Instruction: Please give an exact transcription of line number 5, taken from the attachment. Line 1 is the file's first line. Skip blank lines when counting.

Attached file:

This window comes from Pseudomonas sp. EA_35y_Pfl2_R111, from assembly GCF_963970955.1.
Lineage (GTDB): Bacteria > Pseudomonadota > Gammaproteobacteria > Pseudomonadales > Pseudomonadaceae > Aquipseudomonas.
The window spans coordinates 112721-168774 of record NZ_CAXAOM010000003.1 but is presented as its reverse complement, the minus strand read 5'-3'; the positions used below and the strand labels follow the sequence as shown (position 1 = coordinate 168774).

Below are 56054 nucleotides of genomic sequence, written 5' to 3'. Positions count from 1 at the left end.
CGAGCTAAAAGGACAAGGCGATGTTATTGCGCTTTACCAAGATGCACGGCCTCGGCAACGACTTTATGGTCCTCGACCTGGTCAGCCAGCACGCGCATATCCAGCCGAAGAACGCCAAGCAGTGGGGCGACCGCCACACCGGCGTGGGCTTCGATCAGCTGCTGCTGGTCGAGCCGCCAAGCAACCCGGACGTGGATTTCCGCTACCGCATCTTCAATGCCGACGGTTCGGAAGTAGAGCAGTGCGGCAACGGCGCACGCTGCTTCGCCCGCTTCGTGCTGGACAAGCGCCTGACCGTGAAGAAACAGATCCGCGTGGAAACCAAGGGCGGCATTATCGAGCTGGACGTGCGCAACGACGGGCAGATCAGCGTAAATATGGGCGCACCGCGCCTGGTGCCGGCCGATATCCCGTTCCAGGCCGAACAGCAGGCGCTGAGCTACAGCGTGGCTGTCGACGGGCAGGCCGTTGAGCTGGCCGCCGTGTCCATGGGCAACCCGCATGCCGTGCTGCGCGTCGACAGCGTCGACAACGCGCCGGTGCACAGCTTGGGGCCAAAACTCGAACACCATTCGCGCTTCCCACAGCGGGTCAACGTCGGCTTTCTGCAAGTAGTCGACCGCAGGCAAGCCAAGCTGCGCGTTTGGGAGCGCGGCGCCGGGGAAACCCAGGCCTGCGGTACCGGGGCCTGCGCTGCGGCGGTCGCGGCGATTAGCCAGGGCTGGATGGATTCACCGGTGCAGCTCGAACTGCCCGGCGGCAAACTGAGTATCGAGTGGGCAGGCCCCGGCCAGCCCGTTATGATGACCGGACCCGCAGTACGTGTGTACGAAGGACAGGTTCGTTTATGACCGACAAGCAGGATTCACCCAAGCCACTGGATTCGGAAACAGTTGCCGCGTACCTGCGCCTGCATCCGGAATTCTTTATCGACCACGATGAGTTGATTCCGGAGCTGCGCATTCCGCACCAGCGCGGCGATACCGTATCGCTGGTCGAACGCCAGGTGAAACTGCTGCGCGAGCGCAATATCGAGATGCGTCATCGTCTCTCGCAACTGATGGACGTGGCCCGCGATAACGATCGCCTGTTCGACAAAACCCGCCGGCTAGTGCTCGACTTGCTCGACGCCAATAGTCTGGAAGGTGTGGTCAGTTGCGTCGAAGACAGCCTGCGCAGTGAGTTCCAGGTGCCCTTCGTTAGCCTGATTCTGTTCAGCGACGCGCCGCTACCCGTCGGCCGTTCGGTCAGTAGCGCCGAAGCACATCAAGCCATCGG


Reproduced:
CGAGCTAAAAGGACAAGGCGATGTTATTGCGCTTTACCAAGATGCACGGCCTCGGCAACGACTTTATGGTCCTCGACCTGGTCAGCCAGCACGCGCATATCCAGCCGAAGAACGCCAAGCAGTGGGGCGACCGCCACACCGGCGTGGGCTTCGATCAGCTGCTGCTGGTCGAGCCGCCAAGCAACCCGGACGTGGATTTCCGCTACCGCATCTTCAATGCCGACGGTTCGGAAGTAGAGCAGTGCGGCAACGGCGCACGCTGCTTCGCCCGCTTCGTGCTGGACAAGCGCCTGACCGTGAAGAAACAGATCCGCGTGGAAACCAAGGGCGGCATTATCGAGCTGGACGTGCGCAACGACGGGCAGATCAGCGTAAATATGGGCGCACCGCGCCTGGTGCCGGCCGATATCCCGTTCCAGGCCGAACAGCAGGCGCTGAGCTACAGCGTGGCTGTCGACGGGCAGGCCGTTGAGCTGGCCGCCGTGTCCATGGGCAACCCGCATGCCGTGCTGCGCGTCGACAGCGTCGACAACGCGCCGGTGCACAGCTTGGGGCCAAAACTCGAACACCATTCGCGCTTCCCACAGCGGGTCAACGTCGGCTTTCTGCAAGTAGTCGACCGCAGGCAAGCCAAGCTGCGCGTTTGGGAGCGCGGCGCCGGGGAAACCCAGGCCTGCGGTACCGGGGCCTGCGCTGCGGCGGTCGCGGCGATTAGCCAGGGCTGGATGGATTCACCGGTGCAGCTCGAACTGCCCGGCGGCAAACTGAGTATCGAGTGGGCAGGCCCCGGCCAGCCCGTTATGATGACCGGACCCGCAGTACGTGTGTACGAAGGACAGGTTCGTTTATGACCGACAAGCAGGATTCACCCAAGCCACTGGATTCGGAAACAGTTGCCGCGTACCTGCGCCTGCATCCGGAATTCTTTATCGACCACGATGAGTTGATTCCGGAGCTGCGCATTCCGCACCAGCGCGGCGATACCGTATCGCTGGTCGAACGCCAGGTGAAACTGCTGCGCGAGCGCAATATCGAGATGCGTCATCGTCTCTCGCAACTGATGGACGTGGCCCGCGATAACGATCGCCTGTTCGACAAAACCCGCCGGCTAGTGCTCGACTTGCTCGACGCCAATAGTCTGGAAGGTGTGGTCAGTTGCGTCGAAGACAGCCTGCGCAGTGAGTTCCAGGTGCCCTTCGTTAGCCTGATTCTGTTCAGCGACGCGCCGCTACCCGTCGGCCGTTCGGTCAGTAGCGCCGAAGCACATCAAGCCATCGG